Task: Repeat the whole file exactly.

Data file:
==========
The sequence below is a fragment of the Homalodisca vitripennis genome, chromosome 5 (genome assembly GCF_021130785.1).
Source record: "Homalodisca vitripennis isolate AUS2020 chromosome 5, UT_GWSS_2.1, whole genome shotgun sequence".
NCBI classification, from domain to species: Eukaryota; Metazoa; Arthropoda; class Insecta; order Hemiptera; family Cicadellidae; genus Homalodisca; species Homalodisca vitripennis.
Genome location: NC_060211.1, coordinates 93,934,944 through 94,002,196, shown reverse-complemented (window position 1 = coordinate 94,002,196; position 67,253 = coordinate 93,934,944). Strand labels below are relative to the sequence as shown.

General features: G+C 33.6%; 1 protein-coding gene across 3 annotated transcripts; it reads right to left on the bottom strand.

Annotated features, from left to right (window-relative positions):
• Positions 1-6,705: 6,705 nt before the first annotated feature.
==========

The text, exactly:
The sequence below is a fragment of the Homalodisca vitripennis genome, chromosome 5 (genome assembly GCF_021130785.1).
Source record: "Homalodisca vitripennis isolate AUS2020 chromosome 5, UT_GWSS_2.1, whole genome shotgun sequence".
NCBI classification, from domain to species: Eukaryota; Metazoa; Arthropoda; class Insecta; order Hemiptera; family Cicadellidae; genus Homalodisca; species Homalodisca vitripennis.
Genome location: NC_060211.1, coordinates 93,934,944 through 94,002,196, shown reverse-complemented (window position 1 = coordinate 94,002,196; position 67,253 = coordinate 93,934,944). Strand labels below are relative to the sequence as shown.

General features: G+C 33.6%; 1 protein-coding gene across 3 annotated transcripts; it reads right to left on the bottom strand.

Annotated features, from left to right (window-relative positions):
• Positions 1-6,705: 6,705 nt before the first annotated feature.